Recombinant protein (0.4 µg), Mtb lysates (10 µg) and ultralow molecular weight marker (Color Marker Ultra Low Range; Sigma Aldrich, St. Louis, MO, USA) were separated under denaturizing conditions using a 17% Tricine sodium dodecyl sulfate-polyacrylamide gel (SDS-PAGE) at 100–200 V for 2–3 hours . Proteins were transferred onto a polyvinylidenedifluoride (PVDF) membrane by electroblotting (40V; 250 mA). The membranes were blocked using 5% skim milk (Fluka, Biochemika, Sigma Aldrich, 70166), washed (PBS 0.1% Tween20) and incubated with Rv2034-immunized or naive mouse serum. After incubation blots were washed and incubated with secondary horseradish peroxidase (HRP)–conjugated rabbit anti-mouse Ig, detecting total IgG, IgA and IgM (P0260 Dako, Glostrup, Denmark). Protein bands were visualized using chemiluminescence (ECL) HRP substrate (Amersham ECL Select, GE Healthcare Bio-Sciences AB, Uppsala, Sweden). Blots were developed using Fuji super RX medical X-ray films.
Generation of Monocyte Derived DC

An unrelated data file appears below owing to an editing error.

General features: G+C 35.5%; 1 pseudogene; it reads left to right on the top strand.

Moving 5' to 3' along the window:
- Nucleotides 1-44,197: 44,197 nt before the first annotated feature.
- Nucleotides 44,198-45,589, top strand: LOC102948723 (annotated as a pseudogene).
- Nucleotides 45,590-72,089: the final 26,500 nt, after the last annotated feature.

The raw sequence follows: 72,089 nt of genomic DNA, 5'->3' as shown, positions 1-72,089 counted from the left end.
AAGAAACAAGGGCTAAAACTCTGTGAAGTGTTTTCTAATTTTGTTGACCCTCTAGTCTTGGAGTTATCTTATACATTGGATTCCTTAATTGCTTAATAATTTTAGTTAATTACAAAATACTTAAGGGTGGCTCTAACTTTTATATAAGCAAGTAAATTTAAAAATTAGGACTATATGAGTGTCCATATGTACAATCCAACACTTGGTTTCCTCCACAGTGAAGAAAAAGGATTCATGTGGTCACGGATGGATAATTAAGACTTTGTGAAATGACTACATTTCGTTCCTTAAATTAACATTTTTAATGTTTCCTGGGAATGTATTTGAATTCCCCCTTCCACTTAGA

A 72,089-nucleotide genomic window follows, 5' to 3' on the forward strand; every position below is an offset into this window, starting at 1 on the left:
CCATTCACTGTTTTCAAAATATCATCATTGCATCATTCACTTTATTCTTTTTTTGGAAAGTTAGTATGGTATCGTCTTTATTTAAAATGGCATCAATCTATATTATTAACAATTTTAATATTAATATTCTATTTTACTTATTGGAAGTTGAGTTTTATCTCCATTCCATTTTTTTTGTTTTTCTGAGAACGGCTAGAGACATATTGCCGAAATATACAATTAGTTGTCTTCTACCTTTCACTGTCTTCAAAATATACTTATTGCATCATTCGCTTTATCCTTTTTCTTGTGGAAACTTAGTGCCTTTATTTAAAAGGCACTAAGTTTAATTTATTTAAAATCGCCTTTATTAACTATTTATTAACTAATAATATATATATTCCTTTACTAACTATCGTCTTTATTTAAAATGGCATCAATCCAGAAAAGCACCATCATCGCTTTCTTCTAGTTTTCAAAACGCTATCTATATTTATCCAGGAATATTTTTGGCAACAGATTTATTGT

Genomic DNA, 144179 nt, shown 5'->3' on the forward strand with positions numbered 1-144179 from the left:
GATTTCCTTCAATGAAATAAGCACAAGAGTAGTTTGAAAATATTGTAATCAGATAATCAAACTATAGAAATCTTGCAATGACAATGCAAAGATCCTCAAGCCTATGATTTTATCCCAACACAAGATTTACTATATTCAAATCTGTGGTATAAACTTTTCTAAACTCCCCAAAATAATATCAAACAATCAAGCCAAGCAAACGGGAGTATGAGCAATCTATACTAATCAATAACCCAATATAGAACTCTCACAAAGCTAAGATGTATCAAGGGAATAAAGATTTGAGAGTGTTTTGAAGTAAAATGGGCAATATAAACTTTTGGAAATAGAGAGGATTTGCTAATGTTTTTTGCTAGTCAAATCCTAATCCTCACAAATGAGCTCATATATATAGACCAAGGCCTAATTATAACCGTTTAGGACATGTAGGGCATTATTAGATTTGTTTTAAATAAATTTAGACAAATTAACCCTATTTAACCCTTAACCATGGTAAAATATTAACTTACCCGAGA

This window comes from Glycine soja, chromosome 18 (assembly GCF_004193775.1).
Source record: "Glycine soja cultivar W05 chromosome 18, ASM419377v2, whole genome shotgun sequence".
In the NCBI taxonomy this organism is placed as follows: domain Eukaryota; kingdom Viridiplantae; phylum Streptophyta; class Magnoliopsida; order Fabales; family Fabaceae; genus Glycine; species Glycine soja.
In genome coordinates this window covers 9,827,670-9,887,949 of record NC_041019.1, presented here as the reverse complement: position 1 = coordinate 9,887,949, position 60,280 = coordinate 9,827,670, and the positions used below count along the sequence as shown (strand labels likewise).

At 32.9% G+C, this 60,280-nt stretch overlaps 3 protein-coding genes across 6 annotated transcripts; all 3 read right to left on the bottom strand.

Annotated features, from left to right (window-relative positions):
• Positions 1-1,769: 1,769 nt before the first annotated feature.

PBMC were thawed and monocytes were isolated by positive selection using MACS CD14 MicroBeads (MiltenyiBiotec, Auburn, CA, USA) following manufacturer’s instructions. Monocytes were seeded in T75 flasks (Corning) in RPMI medium containing 10% heat-inactivated fetal calf serum (FCS, 50 U/ml penicillin, 50 µg/ml streptomycin (Gibco, Paisley, United Kingdom), IL-4 and GM-CSF (Biosource International, Camarillo, CA, USA) both at 10 ng/ml for 6 days to generate monocyte-derived immature DCs. Mature DCs were generated by stimulating DCs with 10 ng/ml lipopolysaccharide (LPS) for an additional 24 hours. DC differentiation and maturation was validated by flow cytometry using anti-CD14 PE (BD Pharmingen), anti-HLA-DR FITC (BD Pharmingen), anti-CD1a Alexa Fluor 700 (Biolegend), anti-CD163 Alexa Fluor 647 (Biolegend), anti-CD80 PE-Cy7 (Biolegend), anti-CD86 PE-Cy5 (BD Pharmingen) and anti-CD3 PB (Biolegend).